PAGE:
The Sega NAOMI is a wonderfully versatile, reliable arcade board that, for collectors, is a lot like a more modern Neo Geo MVS. There’s LOADS of games and they are quite readily available. There’s also loads of them out there so spares are never a problem (at the moment).
Something that *IS* an issue though, by design, is the noise these things make, When new they are loud but that’s drowned out by their operating environment being loud too. As they ag, the bearings on the fans start to wear and the holes get clogged with dust they get even louder. In a home or quiet arcade environment the whine these boards make is horrible. So with this, and my sanity, in mind I set out to try and minimise the noise through a combination of CLEANING and NON DESTRICTIVE modding.
This is what we have to start with… A perfectly functional but VERY loud NAOMI 1 unit with, judging by the stickers, quite a bit of history.
So, these NAOMIs are loud because of one thing. Fan noise. There are two main fans in a NAOMI board. One on the mainboard and one acting as an exhaust vent sucking air over both sides of the PCB and out of the unit. This is in the top right of the pictre below.
These fans both get gunked up over years of use and a fan with gunk can become unbalanced and make more noise. Its also less efficient at pushing air and, if speed is temp controlled, will therefore spin faster (note that these are 3 pin fans so i DON’T think this is the case for the NAOMI, it’s full speed all the time). If the heatsink is clogged this can also affect the tone of the fan (backpressure). So, first up, looking at the mainboard fan.
Honestly, I’ve seen worse but this could use a clean to ensure it doens’t die early. The main source of noise on Naomi boards is from the exhaust fan (see later). Time to take the board out of the case. A few screws, disconnecting a fan cable and it just pulls out.
This leaves us with the underside of the case the the system exhaust fan (shown below). This think makes nearly all of the noise and it’s all due to a design decision that’s fine for an arcade, less so for home use!
Zooming in a little closer on the fan. This is a 60mm, high speed unit that is slotted directly on to a plastic vent that is simply placed into a groove on the under tray and then the top cover fits over. There’s no solid mounting for the vent and no damping or pressure on the fan mounts so, when running, the fan causes a lot of vibration to transfer to the case (ratteling in the groove between the cover and the undertray as well as ratteling on it’s mounting pegs). On a new fan it’s loud, on an older fan its really loud and has a horrible tone to it. This is the area I want to do something to in order to damp out this vibration, keeping it quiet and, importantly, keeping the board as stock as possible.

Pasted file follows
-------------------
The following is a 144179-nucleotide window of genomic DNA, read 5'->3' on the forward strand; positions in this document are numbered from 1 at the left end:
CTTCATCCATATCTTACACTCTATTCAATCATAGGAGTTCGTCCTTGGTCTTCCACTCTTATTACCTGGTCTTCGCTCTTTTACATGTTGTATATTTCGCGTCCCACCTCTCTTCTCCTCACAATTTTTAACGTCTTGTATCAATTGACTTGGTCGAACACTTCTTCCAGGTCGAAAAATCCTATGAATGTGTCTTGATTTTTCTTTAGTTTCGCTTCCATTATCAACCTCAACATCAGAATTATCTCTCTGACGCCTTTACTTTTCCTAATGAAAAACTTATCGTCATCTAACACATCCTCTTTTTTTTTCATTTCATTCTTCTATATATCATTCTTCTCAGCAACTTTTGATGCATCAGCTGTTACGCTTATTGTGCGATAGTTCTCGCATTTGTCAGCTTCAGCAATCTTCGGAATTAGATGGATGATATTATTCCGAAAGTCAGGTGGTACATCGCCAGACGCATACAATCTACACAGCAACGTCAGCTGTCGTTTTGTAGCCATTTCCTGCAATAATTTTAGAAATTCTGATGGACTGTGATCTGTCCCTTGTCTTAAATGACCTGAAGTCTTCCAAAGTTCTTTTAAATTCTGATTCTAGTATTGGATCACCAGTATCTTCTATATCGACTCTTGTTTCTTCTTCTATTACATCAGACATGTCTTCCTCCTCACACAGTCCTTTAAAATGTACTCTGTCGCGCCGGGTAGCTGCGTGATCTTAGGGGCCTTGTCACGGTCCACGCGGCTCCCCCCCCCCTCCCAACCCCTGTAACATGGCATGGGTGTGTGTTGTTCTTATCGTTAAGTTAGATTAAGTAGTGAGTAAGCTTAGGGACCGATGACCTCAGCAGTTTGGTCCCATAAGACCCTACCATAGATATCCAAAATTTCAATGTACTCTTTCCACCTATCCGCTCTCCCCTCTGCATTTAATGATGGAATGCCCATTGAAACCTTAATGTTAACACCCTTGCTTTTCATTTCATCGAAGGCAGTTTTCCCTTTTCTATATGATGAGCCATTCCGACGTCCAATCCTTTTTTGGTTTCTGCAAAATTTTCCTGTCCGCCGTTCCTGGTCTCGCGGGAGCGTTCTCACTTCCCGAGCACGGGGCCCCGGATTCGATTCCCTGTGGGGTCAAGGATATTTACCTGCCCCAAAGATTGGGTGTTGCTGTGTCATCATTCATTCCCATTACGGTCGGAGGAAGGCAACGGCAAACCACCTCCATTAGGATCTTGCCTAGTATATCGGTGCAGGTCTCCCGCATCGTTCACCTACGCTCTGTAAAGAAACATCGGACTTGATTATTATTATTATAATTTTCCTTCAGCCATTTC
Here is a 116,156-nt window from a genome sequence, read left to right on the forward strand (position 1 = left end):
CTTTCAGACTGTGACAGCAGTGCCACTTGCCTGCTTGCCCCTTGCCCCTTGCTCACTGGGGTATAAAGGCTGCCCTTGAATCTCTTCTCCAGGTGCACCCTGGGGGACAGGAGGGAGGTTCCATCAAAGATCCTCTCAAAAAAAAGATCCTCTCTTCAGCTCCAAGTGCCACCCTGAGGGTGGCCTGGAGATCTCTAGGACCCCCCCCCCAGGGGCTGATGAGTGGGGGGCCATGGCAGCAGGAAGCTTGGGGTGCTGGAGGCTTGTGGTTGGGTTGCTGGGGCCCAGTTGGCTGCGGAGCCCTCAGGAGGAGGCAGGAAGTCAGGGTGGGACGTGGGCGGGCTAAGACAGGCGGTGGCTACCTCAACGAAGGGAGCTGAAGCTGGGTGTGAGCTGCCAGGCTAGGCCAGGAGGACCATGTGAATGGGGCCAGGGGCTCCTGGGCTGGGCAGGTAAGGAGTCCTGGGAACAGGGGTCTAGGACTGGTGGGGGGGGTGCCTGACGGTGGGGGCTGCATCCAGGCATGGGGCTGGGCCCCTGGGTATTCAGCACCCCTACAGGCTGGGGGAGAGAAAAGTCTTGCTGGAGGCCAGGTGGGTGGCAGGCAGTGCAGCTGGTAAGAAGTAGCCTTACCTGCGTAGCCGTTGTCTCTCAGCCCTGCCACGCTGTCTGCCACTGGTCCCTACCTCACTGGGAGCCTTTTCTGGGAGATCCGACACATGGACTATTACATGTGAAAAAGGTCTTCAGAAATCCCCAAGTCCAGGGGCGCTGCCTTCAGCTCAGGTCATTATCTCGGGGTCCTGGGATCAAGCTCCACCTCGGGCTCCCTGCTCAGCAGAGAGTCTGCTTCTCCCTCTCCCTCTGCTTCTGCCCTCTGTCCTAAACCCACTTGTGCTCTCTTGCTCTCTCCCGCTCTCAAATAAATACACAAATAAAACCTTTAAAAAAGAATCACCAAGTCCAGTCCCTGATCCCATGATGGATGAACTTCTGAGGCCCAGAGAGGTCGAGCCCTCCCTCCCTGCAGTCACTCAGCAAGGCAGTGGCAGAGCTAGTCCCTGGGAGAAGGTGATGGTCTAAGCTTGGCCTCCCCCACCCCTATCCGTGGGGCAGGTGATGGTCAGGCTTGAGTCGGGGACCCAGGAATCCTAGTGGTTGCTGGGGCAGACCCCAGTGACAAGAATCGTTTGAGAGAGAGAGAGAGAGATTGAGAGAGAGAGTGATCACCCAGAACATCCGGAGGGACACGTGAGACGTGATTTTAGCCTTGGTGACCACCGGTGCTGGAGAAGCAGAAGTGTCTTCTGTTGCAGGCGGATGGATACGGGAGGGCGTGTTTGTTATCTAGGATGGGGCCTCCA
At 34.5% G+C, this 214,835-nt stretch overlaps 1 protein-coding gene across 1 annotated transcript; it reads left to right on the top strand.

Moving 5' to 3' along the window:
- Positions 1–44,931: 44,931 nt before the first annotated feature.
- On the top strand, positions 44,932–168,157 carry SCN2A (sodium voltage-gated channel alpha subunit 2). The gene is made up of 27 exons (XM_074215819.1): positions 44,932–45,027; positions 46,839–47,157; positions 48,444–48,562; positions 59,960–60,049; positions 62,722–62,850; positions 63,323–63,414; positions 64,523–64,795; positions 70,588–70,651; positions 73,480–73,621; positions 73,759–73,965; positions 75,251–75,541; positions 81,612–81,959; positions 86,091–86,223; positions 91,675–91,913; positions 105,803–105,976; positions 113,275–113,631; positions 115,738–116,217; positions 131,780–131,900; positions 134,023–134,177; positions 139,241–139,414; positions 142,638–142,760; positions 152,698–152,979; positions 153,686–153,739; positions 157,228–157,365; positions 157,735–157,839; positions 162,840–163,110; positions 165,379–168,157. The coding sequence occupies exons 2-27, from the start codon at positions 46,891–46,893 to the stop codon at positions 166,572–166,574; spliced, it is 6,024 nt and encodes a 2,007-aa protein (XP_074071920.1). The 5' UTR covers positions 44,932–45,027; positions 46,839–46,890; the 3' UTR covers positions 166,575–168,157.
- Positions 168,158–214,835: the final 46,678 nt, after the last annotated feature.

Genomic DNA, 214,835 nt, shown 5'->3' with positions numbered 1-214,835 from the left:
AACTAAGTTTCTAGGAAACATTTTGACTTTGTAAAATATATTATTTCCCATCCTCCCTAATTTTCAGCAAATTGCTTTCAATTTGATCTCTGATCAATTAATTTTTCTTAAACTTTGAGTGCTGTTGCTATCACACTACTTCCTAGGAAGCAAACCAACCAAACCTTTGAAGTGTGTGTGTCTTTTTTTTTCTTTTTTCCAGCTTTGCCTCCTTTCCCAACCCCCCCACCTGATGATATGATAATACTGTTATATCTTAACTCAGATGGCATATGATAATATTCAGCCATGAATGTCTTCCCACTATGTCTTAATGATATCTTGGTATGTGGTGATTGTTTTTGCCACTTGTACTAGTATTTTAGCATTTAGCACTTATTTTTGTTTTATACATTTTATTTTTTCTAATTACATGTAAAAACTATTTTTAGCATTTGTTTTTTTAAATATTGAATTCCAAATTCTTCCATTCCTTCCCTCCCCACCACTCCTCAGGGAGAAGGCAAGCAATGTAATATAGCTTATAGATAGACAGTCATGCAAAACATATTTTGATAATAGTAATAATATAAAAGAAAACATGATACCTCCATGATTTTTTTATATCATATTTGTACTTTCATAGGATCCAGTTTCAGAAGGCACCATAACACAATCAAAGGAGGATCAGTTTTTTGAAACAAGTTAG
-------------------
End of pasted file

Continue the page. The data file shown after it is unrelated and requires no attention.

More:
Before I did that though I did general maintenance on the rest of the board just to ensure it can keep running for years to come without having to open it up again. Taking the fan off the mainboardshowed suprisingly little gunk on the heatsink. This was cleaned off with cotton buds.
Next, checking around the BIOS on the board to ensure correctly seated and no dirt on the pins. It was fine so moving on to the BIOS battery. A standard CR2032 cell that holds the settings for the system. This was replaced with a new cell as I had no idea how old the installed one was.
A quick check on the back of the board…. Clean, no issues I can see.
Time to address the exhaust fan noise. If the fan is run outside the case then it’s actually quite quiet. To me this means the bulk of the noise is from the fan vibrating on it’s mounts and in the undertray slot. When it’s in place the fan is held ‘quite’ tightly in place but it makes physical contact with the top and bottom of the case and is pushed on to it’s hard platsic mounts via compression. So, first off, help damp the noise made by compression on to the mounting pins. As below, i’ve added a rubber band to act as a kind of gasket / vibration absorber to (hopefully) stop this vent plate ratteling as much (by both stopping the transfer of vibrations and by ensureing there’s more pressure on the plate stopping it from moving in its mount.
Next, I noted the contact points on the undertray and the top cover and followed the same principals as above by simply placing a rubber band around the center of the fan as this is the area that contacts the case plastic. NOTE: There isn’t that much clearance when re-assembled and the band has to be medium thick at max. When all put back together this band should halp damp the top and bottom vibrations.
Placing everything back together was actually trickier than I thought. There’s not a lot of tollerance in the mount when slotted in to the case. I had to twist the front rubber band on its edge to enable everything to fit back together. However, this does seem to have had the benifit of stopping any front – back wobble and also gives more damping surface area for the fan pin mounts.
Everything was now put back together and the case was given a good clean before hand with cleaning spray and isopropyl aochol (which is great at getting rid of sticker residue.
The board and case are now shiny and looking good. and the internals don’t have anything on them that could cause a failure in the future. As for the noise. It is WAY better. The sound is now akin to a PC CPU fan undrr load. you can still hear a whoosh of air noise and a slight hum but there’s now iregular vibration, ratteling or anything. Critically, with this in a cab you can’t hear it in normal gameplay. this was NOT the case before (where you really had to have the volume up high to drown out the fan).
For me, this is a success. The board is mechanically stock and can be returened to factore clean in minutes but it’s also playable in a home / quiet environment. WIN!